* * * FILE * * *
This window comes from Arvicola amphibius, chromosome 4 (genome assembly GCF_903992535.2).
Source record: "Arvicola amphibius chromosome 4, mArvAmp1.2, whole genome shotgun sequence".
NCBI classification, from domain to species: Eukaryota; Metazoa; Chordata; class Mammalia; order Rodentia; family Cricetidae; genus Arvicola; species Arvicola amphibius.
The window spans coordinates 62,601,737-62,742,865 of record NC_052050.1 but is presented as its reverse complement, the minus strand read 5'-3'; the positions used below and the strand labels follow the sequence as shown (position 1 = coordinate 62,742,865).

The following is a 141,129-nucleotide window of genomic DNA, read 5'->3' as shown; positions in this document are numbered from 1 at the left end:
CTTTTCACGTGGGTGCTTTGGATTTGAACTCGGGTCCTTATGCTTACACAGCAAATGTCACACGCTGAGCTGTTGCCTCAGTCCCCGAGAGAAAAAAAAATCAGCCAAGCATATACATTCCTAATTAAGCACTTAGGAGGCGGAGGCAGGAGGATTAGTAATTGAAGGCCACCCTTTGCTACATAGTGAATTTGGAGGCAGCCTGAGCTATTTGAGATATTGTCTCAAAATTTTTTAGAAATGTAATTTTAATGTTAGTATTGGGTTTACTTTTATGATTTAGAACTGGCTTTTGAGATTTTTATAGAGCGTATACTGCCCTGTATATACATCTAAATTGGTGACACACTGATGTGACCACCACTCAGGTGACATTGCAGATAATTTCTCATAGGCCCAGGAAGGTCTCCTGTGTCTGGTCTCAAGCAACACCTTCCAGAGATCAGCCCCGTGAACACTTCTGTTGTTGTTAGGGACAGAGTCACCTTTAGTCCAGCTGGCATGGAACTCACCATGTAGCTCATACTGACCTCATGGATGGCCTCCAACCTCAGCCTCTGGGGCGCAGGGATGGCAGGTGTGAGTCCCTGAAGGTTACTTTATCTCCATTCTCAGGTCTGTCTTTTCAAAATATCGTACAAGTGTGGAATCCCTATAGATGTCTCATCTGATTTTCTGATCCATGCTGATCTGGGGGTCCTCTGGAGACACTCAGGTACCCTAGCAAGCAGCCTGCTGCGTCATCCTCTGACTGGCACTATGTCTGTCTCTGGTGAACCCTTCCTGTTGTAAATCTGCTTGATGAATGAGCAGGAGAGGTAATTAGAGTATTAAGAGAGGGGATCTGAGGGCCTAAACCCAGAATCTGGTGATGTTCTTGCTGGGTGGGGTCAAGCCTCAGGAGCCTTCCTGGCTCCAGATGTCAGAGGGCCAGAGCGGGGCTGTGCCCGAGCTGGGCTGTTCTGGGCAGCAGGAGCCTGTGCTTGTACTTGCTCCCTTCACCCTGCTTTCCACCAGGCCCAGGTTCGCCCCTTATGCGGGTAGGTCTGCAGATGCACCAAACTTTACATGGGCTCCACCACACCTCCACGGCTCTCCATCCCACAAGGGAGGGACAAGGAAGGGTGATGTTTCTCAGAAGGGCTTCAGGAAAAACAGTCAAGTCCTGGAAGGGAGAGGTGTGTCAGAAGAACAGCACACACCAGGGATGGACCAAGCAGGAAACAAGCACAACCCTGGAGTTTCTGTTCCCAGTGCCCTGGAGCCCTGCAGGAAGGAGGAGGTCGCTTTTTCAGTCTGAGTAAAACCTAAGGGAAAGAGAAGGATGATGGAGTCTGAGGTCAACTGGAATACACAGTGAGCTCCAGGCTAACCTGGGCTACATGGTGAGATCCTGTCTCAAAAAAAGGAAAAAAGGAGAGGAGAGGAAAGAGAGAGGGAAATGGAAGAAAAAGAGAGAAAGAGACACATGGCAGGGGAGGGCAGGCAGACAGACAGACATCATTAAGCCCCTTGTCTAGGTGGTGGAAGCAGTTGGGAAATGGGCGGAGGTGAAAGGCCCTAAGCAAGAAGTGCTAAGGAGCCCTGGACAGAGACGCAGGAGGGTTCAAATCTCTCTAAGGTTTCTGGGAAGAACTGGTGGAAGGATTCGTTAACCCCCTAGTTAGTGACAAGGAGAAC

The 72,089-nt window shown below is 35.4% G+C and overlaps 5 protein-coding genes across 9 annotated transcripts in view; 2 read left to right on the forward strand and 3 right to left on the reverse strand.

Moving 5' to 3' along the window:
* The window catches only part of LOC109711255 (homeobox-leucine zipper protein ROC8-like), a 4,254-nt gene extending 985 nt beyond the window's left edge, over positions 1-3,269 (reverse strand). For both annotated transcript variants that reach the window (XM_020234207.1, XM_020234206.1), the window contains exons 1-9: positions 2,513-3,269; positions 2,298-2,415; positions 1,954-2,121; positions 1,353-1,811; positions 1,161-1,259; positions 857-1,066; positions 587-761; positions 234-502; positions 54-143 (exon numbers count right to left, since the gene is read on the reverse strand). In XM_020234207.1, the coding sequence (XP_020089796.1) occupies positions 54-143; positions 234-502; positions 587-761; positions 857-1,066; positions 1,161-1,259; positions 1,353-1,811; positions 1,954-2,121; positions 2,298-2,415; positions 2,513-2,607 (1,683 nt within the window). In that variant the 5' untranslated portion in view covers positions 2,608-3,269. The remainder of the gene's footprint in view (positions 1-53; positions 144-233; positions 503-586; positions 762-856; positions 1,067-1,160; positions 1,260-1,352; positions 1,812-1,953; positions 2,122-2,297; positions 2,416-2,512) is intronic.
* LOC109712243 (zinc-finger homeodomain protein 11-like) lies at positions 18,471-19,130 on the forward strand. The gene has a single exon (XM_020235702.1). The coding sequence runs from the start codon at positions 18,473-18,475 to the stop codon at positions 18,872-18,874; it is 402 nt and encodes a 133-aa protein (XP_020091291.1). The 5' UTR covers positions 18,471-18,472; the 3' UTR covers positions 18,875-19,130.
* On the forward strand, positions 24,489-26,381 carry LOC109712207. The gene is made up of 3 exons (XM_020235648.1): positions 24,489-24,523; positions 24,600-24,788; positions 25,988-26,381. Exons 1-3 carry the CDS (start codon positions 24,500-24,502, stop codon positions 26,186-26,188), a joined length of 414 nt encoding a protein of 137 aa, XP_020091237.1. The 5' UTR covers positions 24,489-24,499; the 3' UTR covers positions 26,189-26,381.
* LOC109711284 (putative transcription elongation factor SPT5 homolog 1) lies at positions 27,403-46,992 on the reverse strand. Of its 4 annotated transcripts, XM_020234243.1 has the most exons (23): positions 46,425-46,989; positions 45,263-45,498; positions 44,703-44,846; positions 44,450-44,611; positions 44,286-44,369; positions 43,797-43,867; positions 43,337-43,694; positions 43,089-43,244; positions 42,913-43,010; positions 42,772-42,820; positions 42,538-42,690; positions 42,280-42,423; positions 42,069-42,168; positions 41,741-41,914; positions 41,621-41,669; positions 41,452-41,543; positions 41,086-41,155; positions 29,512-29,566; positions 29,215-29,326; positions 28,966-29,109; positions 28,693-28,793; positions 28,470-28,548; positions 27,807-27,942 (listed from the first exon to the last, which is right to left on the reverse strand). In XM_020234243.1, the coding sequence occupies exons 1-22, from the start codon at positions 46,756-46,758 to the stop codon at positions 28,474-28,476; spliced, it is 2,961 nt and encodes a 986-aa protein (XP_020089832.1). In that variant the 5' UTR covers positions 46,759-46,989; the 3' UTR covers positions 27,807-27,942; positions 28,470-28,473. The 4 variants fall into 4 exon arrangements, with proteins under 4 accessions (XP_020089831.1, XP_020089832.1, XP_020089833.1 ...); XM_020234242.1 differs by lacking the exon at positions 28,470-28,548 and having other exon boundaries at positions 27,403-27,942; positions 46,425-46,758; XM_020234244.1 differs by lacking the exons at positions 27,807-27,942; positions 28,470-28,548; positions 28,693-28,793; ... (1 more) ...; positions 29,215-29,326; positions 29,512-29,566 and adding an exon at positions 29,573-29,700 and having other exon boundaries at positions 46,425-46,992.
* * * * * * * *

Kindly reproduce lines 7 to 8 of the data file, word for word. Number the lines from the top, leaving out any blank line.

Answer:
The 72,089-nt window shown below is 35.4% G+C and overlaps 5 protein-coding genes across 9 annotated transcripts in view; 2 read left to right on the forward strand and 3 right to left on the reverse strand.

Moving 5' to 3' along the window: